I can't say for certain but one thing to bear in mind is that even if the text as such is identical things like formatting may not be so it could still be worthwhile to transcribe the same content or virtually identical content in two separate places. —Justin (koavf)TCM 21:43, 19 November 2014 (UTC)
would be the best person to recomend how to deal with this situation as she is doing quite a bit of work in the poetry space. The BCP example is probably not the best to follow as the Lord's Prayer appears in several parts of the book including Morning Prayer, Evening Prayer, and Holy Communion. Beeswaxcandle (talk) 04:59, 20 November 2014 (UTC)
I work mostly with {{disambiguation}} and {{versions}} pages with poetry, and Billinghurst has mentioned those methods below. It is a good way to have each work represented. Londonjackbooks (talk) 14:21, 20 November 2014 (UTC)
I have separately transcluded a work from an existing work where it is included in full, not an excerpt, and it is incidental to the work itself. So the full poem, full psalm, etc. Where I have done that I do it by putting section tags around the work, and transcluding to the name of the work, and in the notes I cite the source, and don't put it as a subpage of the original work (it is one of those exclusions from normal). Of course, we can create a redirect to a version of a work and utilise an anchor to direct.
That said, in the case that you cite "Book of Common Prayer (1892)" the published works are not incidental to the publication, they are the publication and should be dealt with as subpages of the work. In situation like this if it is the only version of "Lord's Prayer" we would put in a redirect to the work. If it is just one of a number, then we would have either a {{disambiguation}} or a {{versions}} page to direct the user to all the variations that we host. Each version is published, and each is worthy of its own presentation, especially through time, and through expanding geography of publication. — billinghurst sDrewth 05:49, 20 November 2014 (UTC)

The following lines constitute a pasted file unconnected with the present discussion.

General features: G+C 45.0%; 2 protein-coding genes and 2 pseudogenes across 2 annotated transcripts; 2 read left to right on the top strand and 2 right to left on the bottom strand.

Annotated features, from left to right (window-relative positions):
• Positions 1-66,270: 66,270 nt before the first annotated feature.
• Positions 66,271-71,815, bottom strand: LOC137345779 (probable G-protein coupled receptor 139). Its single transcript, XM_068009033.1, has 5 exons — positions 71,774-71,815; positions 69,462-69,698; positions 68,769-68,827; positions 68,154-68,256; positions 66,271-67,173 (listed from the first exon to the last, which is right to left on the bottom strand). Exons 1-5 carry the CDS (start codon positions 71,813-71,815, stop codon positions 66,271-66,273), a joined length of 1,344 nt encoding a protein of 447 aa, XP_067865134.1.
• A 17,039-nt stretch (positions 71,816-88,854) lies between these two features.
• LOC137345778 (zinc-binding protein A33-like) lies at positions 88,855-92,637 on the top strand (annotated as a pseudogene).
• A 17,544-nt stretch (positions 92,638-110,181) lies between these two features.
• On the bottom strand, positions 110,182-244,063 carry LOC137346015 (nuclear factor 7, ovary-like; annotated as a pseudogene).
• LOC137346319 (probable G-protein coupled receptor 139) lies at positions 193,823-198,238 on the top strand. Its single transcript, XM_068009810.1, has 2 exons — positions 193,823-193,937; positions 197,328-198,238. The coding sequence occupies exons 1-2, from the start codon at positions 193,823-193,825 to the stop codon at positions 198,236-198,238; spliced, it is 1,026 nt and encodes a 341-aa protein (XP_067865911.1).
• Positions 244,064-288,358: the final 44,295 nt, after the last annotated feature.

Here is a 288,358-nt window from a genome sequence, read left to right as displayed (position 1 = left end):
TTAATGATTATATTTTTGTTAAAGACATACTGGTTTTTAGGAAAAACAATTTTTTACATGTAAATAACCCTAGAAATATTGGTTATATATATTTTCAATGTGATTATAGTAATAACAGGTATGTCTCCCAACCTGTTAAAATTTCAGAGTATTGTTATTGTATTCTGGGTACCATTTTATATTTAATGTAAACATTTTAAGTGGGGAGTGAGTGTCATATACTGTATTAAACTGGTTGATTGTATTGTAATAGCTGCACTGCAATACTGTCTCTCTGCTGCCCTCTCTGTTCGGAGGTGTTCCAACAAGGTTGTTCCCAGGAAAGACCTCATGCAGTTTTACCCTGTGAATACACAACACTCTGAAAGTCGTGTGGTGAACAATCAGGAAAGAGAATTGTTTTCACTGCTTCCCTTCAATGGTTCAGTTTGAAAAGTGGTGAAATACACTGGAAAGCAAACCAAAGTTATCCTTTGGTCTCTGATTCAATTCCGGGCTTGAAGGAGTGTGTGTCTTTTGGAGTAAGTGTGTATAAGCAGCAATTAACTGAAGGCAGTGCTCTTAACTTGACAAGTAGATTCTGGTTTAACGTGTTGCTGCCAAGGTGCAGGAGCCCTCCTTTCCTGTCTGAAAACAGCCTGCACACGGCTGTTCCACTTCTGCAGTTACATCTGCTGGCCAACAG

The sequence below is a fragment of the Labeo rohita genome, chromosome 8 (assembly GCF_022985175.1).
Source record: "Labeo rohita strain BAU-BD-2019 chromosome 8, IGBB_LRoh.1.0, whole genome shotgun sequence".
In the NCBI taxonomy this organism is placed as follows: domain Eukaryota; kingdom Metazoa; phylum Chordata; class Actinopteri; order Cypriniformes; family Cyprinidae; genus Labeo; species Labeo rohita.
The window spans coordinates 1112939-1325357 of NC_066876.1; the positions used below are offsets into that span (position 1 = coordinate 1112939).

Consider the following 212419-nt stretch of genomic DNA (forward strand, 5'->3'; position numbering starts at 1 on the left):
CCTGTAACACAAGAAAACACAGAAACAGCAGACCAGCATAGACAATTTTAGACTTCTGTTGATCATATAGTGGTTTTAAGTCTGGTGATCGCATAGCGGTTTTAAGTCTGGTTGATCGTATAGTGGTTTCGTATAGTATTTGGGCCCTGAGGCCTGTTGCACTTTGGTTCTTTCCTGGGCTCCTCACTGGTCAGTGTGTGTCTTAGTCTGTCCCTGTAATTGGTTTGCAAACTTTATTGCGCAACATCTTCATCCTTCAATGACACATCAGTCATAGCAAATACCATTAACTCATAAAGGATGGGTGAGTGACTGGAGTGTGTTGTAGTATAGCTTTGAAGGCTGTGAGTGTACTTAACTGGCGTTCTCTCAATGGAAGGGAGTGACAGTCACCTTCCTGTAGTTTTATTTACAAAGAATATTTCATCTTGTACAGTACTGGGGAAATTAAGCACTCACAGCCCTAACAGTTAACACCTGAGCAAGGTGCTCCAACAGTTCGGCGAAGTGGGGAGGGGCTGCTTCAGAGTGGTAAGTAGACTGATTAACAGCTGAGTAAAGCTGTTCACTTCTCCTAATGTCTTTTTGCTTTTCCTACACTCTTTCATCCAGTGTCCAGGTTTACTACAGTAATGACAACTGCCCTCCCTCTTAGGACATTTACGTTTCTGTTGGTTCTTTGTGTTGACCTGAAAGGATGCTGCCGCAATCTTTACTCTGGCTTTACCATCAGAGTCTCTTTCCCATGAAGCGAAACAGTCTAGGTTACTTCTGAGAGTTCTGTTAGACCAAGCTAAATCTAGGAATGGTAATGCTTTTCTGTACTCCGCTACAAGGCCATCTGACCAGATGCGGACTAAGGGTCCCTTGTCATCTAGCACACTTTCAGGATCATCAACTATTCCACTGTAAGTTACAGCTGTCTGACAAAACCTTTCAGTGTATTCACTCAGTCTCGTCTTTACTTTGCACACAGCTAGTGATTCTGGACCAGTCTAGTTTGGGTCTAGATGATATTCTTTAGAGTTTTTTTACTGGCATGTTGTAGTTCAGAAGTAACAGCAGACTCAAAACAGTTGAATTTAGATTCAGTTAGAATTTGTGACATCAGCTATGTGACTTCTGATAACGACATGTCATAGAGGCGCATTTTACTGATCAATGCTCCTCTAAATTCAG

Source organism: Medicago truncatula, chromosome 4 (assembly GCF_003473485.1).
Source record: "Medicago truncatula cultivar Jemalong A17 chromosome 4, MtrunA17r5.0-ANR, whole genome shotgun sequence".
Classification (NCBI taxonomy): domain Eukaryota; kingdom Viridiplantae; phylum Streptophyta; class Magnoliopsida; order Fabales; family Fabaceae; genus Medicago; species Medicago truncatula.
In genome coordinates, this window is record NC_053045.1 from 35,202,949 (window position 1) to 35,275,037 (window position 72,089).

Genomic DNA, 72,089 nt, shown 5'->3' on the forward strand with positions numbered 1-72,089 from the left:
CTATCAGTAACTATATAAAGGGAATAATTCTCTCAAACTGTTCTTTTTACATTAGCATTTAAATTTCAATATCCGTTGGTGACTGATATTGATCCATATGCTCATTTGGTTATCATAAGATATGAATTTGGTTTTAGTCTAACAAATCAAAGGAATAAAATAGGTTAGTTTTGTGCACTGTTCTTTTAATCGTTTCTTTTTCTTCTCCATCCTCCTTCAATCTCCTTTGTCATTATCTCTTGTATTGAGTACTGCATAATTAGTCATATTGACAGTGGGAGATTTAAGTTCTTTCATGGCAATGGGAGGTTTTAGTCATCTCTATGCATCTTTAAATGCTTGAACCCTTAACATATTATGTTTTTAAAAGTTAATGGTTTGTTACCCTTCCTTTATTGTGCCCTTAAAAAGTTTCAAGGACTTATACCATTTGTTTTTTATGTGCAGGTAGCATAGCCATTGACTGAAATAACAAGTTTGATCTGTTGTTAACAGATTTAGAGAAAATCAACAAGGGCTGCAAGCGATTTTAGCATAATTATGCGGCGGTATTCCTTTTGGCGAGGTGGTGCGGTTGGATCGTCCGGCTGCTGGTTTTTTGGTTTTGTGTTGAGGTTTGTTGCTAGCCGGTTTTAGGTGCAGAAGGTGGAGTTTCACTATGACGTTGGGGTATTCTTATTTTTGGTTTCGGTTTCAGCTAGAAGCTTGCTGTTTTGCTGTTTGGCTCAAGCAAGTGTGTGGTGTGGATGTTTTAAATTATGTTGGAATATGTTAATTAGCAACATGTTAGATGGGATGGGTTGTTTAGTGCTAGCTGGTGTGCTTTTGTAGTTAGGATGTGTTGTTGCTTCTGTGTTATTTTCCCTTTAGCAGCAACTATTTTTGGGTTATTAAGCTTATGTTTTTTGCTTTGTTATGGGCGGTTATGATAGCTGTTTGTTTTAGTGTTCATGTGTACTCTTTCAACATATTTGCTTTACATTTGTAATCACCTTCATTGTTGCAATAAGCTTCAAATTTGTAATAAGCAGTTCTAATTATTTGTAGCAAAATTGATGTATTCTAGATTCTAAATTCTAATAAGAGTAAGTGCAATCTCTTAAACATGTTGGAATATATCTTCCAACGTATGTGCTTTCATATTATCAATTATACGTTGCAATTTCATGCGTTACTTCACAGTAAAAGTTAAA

So, based on what you are saying, this is what I understand, and I am going to use the Dies Irae as an example: the seven translations of Dies Irae that are included in The seven great hymns of the mediaeval church would be considered incidental to the work, and should be transcluded separately and listed on the {{translations}} page as separate works, instead of the list of links to anchors in The seven great hymns that I had put there originally. However, the translation of Dies Irae in The Catholic Prayer Book and Manual of Meditations is not incidental to the work, as it forms part of the Service for the Dead, so it should be listed on the {{translations}} page as a link to the anchor in The Catholic Prayer Book. Is that right? I had been doing it with anchors all along, until I came across "Creator Spirit, by whose aid" which had been separately transcluded. —Beleg Tâl (talk) 21:50, 20 November 2014 (UTC)

## Separating columns

Does anyone know how to edit this table to separate selected columns with vertical lines? --EncycloPetey (talk) 20:04, 22 November 2014 (UTC)